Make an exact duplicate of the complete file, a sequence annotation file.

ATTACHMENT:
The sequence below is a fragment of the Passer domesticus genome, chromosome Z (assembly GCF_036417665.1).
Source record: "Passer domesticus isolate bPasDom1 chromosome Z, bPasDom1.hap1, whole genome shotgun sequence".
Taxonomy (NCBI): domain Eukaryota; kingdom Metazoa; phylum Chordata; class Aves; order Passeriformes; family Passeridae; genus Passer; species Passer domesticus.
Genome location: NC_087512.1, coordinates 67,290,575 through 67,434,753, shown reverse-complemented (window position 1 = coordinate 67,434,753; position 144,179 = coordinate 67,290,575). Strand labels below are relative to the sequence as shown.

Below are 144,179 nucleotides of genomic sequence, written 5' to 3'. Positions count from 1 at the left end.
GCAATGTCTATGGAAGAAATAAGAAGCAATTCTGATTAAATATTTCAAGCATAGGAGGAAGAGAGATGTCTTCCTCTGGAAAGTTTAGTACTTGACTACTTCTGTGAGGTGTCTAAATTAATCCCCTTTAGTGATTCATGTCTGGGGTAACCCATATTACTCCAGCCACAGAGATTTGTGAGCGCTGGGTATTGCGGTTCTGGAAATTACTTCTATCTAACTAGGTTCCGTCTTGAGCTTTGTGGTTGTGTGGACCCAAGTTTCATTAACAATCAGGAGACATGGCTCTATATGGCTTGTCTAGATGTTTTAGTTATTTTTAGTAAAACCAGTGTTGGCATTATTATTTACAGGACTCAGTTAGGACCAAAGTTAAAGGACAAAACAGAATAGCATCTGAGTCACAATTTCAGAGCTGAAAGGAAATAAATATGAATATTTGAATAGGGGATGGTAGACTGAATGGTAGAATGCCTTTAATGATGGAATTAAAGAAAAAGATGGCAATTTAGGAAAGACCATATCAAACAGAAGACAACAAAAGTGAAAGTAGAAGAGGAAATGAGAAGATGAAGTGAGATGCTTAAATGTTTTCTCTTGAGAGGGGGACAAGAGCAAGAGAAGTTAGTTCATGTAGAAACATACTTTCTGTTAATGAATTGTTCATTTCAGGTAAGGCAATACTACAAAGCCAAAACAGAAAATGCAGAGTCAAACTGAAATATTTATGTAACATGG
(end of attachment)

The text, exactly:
The sequence below is a fragment of the Passer domesticus genome, chromosome Z (assembly GCF_036417665.1).
Source record: "Passer domesticus isolate bPasDom1 chromosome Z, bPasDom1.hap1, whole genome shotgun sequence".
Taxonomy (NCBI): domain Eukaryota; kingdom Metazoa; phylum Chordata; class Aves; order Passeriformes; family Passeridae; genus Passer; species Passer domesticus.
Genome location: NC_087512.1, coordinates 67,290,575 through 67,434,753, shown reverse-complemented (window position 1 = coordinate 67,434,753; position 144,179 = coordinate 67,290,575). Strand labels below are relative to the sequence as shown.

Below are 144,179 nucleotides of genomic sequence, written 5' to 3'. Positions count from 1 at the left end.
GCAATGTCTATGGAAGAAATAAGAAGCAATTCTGATTAAATATTTCAAGCATAGGAGGAAGAGAGATGTCTTCCTCTGGAAAGTTTAGTACTTGACTACTTCTGTGAGGTGTCTAAATTAATCCCCTTTAGTGATTCATGTCTGGGGTAACCCATATTACTCCAGCCACAGAGATTTGTGAGCGCTGGGTATTGCGGTTCTGGAAATTACTTCTATCTAACTAGGTTCCGTCTTGAGCTTTGTGGTTGTGTGGACCCAAGTTTCATTAACAATCAGGAGACATGGCTCTATATGGCTTGTCTAGATGTTTTAGTTATTTTTAGTAAAACCAGTGTTGGCATTATTATTTACAGGACTCAGTTAGGACCAAAGTTAAAGGACAAAACAGAATAGCATCTGAGTCACAATTTCAGAGCTGAAAGGAAATAAATATGAATATTTGAATAGGGGATGGTAGACTGAATGGTAGAATGCCTTTAATGATGGAATTAAAGAAAAAGATGGCAATTTAGGAAAGACCATATCAAACAGAAGACAACAAAAGTGAAAGTAGAAGAGGAAATGAGAAGATGAAGTGAGATGCTTAAATGTTTTCTCTTGAGAGGGGGACAAGAGCAAGAGAAGTTAGTTCATGTAGAAACATACTTTCTGTTAATGAATTGTTCATTTCAGGTAAGGCAATACTACAAAGCCAAAACAGAAAATGCAGAGTCAAACTGAAATATTTATGTAACATGG